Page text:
My timing wasn't the greatest, but I have to take baby steps (I have to remind myself of this!) and make sure that I get better before I go "all out" again. Besides, my reduction in running miles has enabled me to fully recover from the Boston Marathon and it has helped me find motivation to cross-train and strength train.
Today I want to talk about the supplements that I take as a runner. There are four vitamins that I take and I consider them my "must haves."
Iron, Omega 3 fish oil, Bioastin, and Vitamin D.
Since I don't eat red meat, my iron levels tend to be low, so I supplement my iron deficiency with 25mg of iron a day. The omega 3 fish oil has a number of benefits, which include reduction of heart disease, reduction of joint pain and stiffness (very important for runners!), prevention of cancer and stability in mental health (woohoo, no PMS!). Bioastin has been considered "nature's strongest antioxidant." It protects cellular function and supports joint and tendon health (important for runners).
Last but not least: VITAMIN D. I would venture to say that if I would only be allowed to take one vitamin, I would choose Vitamin D. The "sunshine vitamin" like some people like to call it, has a vast number of benefits, which include:
- Aiding in the promotion of calcium absorption in the bones. Calcium cannot be absorbed into your bones without Vitamin D. So, more calcium consumption does not equal stronger bones.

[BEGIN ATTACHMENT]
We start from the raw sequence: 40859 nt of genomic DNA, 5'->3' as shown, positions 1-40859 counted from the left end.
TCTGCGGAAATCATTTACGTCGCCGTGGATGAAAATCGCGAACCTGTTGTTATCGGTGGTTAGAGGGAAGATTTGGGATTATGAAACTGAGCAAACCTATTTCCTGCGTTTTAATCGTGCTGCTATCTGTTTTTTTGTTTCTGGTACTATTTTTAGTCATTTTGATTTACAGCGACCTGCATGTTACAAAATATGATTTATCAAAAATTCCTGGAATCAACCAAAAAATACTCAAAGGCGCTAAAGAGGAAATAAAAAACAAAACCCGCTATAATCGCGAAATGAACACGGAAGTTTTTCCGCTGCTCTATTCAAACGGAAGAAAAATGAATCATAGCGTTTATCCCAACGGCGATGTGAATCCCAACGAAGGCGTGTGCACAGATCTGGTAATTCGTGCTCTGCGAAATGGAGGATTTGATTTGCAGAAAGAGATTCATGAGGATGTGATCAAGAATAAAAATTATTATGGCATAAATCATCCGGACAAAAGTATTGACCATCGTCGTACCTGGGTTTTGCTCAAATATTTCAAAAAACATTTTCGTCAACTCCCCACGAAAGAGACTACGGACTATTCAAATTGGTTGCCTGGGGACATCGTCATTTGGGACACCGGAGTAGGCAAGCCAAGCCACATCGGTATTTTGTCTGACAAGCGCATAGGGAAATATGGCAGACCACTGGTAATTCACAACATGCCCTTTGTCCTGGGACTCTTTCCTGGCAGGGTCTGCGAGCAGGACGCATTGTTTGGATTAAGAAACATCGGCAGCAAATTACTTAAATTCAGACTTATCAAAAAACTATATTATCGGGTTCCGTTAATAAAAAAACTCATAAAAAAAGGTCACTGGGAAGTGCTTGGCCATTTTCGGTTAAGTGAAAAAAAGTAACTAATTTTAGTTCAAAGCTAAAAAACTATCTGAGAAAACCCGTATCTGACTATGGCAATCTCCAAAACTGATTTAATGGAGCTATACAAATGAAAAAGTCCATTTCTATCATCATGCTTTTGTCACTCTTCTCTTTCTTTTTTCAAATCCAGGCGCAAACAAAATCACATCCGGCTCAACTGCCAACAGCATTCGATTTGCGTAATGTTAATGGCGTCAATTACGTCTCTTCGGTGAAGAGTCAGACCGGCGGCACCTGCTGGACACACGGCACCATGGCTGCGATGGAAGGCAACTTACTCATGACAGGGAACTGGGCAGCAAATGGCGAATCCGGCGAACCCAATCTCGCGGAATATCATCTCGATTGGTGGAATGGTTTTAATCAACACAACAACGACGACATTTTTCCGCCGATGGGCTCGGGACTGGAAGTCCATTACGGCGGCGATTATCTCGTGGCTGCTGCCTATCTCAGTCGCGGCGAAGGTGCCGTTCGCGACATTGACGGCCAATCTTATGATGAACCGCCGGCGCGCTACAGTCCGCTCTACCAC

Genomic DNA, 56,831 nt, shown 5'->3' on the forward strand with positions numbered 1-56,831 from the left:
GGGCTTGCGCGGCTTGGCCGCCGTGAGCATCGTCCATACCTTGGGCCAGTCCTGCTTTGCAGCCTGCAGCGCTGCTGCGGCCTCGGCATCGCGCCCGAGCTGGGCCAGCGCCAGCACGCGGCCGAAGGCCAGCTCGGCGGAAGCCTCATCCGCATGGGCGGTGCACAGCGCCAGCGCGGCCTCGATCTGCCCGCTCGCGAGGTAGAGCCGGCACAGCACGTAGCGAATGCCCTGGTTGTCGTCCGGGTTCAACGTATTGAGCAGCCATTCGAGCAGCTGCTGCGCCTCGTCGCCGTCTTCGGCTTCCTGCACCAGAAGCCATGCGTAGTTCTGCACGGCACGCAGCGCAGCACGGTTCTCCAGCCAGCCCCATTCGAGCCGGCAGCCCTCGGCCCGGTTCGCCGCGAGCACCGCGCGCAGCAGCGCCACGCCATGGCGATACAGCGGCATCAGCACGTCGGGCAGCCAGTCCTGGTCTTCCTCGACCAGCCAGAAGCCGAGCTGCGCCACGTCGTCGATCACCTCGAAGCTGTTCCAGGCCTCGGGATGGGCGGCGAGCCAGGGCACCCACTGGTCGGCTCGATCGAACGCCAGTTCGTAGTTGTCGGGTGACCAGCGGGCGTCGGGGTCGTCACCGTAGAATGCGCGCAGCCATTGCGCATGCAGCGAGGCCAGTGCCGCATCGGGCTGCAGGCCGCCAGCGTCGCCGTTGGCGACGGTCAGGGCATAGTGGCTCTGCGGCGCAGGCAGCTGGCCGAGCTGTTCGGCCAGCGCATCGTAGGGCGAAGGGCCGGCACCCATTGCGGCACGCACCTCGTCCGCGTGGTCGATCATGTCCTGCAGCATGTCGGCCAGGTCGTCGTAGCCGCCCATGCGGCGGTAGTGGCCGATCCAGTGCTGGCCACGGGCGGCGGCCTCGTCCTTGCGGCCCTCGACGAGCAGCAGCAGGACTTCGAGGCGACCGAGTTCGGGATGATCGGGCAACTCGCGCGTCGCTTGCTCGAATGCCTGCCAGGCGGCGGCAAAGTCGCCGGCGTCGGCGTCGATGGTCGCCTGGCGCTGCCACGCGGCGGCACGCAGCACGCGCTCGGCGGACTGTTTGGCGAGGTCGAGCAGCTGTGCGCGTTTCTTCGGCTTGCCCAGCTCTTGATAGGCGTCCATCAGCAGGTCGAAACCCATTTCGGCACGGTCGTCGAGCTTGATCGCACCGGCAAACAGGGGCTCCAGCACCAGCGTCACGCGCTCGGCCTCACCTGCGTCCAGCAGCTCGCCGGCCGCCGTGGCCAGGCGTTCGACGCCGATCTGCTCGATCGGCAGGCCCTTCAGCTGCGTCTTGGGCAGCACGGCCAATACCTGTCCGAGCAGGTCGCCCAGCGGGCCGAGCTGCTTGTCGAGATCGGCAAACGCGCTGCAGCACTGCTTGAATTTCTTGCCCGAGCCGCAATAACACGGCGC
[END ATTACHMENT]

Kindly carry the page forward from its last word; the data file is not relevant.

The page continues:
- Vitamin D deficiency can impair muscle contractions, which can affect the way your heart pumps blood in your body. This in turn, can also affect your kidneys because the lack of blood pumping into your kidneys will not enable the kidneys to get rid of waste and toxins in your body.
- Vitamin D helps your immune system fight off diseases such as the common cold.
- Vitamin D influences cell production which means that it helps with the creation of new cells. This is extremely important because most diseases such as cancer, stem from abnormal cell growth.
Another interesting factor about Vitamin D, is the link that researchers have made with running performance and the deficiency of this vitamin. Since low levels of vitamin D can affect one's immune system (point #3), researchers found that vitamin D deficient runners got injured and sick more often. They also pointed out that some runners would experience more joint pains and inflammation in their muscles, which makes sense because low levels of vitamin D affects one's bones (point #1) and one's blood flow (point #2).
So my friends, make sure to get plenty of sun (in a reasonable amount of increments) and don't forget to take vitamin D. I take 10,000 IU of vitamin D which people think is a crazy amount, but I have never found any literature indicating an over-dose of the vitamin. If you like to air in the side of caution, I believe that about 2000 IU would be a good amount.
What vitamins do you take?